If the bulk of interference is coming from circuit connections (a schematic would help), you can either add inductance to the connections to filter out high-frequency feedback or attempt to isolate the discharge circuit and control & monitoring circuit. Adding inductance can be as simple as wrapping wire around a ferrite bead. Care must be taken to ensure the feedback is sufficiently attenuated while not impeding circuit operation (ie: slower rise times). Optical and physical isolation are common methods of separating high and low voltage circuits. Safely separating grounds may be too much trouble, but you can still keep the return paths of each circuit apart for most of their journey. The spiking voltage return path should be unimpeded (least inductance). If isolation efforts don't do the trick, one can lower the input impedance of the troublesome digital inputs using pull-up or pull-down resistors and capacitors. The resistor value should be high enough such that the line's regular operation is not impeded -- that is, the driver can support this lower resistance; the capacitor shorts high-frequency content to ground -- start with 100nF ceramic and work up to 10uF if needed (try it first with nothing, of course!). If voltage at any point is exceeding a part's maximum, one can clamp it to below a chosen value using something as simple as a zener diode, though other (superior and more expensive) TVS systems/parts are available. This just protects from damage, though.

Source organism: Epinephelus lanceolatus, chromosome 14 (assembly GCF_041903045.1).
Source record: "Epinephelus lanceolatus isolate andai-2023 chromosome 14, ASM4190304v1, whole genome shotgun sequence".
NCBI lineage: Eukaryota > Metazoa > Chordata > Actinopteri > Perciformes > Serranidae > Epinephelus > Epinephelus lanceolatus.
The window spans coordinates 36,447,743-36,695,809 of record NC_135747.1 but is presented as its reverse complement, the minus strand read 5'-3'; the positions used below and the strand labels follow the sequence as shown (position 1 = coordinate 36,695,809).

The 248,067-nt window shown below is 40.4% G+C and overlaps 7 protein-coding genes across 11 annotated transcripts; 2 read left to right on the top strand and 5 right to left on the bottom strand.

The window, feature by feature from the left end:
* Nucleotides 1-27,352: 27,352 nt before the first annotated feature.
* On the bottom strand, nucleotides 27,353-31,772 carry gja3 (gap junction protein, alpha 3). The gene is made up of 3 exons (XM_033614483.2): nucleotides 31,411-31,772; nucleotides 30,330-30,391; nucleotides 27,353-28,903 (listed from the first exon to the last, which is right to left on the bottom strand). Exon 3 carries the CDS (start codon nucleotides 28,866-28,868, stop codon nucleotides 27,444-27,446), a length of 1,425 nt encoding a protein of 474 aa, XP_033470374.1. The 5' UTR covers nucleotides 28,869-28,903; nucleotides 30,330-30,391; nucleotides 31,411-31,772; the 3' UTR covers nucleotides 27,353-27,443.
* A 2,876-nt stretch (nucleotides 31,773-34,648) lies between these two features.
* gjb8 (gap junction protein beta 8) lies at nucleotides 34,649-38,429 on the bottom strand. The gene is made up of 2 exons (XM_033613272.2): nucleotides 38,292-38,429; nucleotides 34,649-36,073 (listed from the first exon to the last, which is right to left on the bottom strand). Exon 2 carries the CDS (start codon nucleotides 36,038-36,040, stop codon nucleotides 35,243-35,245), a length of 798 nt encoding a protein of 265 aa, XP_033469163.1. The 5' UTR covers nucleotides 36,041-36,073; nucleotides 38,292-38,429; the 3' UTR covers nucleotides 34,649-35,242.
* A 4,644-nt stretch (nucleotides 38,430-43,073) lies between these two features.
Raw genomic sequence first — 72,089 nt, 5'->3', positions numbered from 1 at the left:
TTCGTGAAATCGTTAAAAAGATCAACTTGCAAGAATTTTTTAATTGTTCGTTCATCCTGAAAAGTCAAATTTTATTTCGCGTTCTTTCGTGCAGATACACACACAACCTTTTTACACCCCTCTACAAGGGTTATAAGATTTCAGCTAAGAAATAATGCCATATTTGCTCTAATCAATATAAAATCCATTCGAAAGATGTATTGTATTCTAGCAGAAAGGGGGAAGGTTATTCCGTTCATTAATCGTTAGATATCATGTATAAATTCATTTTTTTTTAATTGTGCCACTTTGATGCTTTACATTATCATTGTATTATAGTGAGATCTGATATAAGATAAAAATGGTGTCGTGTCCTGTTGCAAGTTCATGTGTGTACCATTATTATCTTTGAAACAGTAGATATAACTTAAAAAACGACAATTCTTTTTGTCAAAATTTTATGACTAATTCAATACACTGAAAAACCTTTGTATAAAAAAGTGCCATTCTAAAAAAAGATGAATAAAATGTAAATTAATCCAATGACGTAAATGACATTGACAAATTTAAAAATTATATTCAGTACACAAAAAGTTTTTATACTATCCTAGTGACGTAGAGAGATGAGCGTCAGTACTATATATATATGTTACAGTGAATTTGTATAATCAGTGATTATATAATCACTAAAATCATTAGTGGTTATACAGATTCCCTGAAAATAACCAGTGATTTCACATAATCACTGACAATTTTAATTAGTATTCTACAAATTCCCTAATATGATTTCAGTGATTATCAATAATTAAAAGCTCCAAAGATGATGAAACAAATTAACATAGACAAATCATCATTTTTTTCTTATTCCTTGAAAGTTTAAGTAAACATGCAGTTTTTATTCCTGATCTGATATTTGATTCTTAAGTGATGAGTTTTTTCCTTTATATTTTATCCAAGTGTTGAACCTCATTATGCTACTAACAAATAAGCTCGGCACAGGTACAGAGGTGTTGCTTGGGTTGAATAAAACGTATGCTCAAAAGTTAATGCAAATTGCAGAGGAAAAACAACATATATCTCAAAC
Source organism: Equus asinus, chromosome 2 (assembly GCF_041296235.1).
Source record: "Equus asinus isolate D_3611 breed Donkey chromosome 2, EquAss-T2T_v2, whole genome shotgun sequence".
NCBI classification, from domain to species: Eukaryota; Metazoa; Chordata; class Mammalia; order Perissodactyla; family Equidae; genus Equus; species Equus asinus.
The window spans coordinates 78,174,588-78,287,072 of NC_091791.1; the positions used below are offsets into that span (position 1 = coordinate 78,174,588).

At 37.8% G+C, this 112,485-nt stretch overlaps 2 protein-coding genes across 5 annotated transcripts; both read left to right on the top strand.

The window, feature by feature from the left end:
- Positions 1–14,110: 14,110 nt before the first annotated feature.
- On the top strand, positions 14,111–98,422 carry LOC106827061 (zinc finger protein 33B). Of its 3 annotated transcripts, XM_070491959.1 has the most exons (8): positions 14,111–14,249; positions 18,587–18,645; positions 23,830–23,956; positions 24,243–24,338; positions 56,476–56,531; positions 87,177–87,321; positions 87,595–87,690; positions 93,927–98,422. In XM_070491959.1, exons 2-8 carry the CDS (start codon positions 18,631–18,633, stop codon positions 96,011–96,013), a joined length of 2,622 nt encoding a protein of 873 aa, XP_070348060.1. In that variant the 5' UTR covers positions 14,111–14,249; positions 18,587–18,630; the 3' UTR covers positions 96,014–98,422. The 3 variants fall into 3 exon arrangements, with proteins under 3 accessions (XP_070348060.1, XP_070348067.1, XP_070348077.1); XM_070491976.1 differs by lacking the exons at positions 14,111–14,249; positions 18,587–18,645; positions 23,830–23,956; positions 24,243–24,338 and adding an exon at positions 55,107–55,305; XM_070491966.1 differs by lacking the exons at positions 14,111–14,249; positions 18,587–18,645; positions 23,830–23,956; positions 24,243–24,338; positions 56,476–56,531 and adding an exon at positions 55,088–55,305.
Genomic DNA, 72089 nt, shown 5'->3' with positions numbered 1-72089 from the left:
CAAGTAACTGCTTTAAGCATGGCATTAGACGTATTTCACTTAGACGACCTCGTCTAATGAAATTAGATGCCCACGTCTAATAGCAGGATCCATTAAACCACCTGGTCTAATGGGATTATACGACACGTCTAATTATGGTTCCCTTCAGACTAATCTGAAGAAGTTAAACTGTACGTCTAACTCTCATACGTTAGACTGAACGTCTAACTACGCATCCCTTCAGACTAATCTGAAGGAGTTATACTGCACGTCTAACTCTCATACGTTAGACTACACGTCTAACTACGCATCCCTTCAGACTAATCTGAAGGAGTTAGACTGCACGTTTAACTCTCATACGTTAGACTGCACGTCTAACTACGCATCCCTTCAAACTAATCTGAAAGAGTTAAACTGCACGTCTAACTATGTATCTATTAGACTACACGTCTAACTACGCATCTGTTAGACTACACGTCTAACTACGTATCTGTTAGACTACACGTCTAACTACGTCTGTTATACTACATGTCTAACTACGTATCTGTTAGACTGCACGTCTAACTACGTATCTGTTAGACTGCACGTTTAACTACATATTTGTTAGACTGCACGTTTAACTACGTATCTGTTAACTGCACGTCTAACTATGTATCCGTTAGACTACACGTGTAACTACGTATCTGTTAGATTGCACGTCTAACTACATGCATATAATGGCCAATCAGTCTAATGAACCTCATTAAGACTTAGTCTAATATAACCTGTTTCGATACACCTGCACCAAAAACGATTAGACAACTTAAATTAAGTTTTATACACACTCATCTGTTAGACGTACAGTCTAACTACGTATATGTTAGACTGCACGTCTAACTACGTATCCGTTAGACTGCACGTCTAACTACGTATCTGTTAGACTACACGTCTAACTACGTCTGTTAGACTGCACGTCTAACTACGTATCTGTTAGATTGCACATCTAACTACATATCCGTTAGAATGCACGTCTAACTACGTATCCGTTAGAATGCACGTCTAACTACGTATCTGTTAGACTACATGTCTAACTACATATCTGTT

If the bulk of interference is radiating from the capacitor discharge connections, one approach would be to reduce the radiation at the source. I'm guessing that slowing or otherwise modifying the cap discharge rate (TVS) is not an option, as it would affect measurements. The next best thing is to reduce the propagation properties of the wires and traces powering the capacitor(s): minimize all connection lengths including ground, and minimize ground loop areas (keep the return as close as possible to signal/power). Of course, physical distance between the controller and DUT will help.
I have no experience with EMI shielding layers (mu-metal, etc.).
A strategy to skip all this is to temporarily shut down the controller during the discharge, a few hundred milliseconds, saving state in the meantime.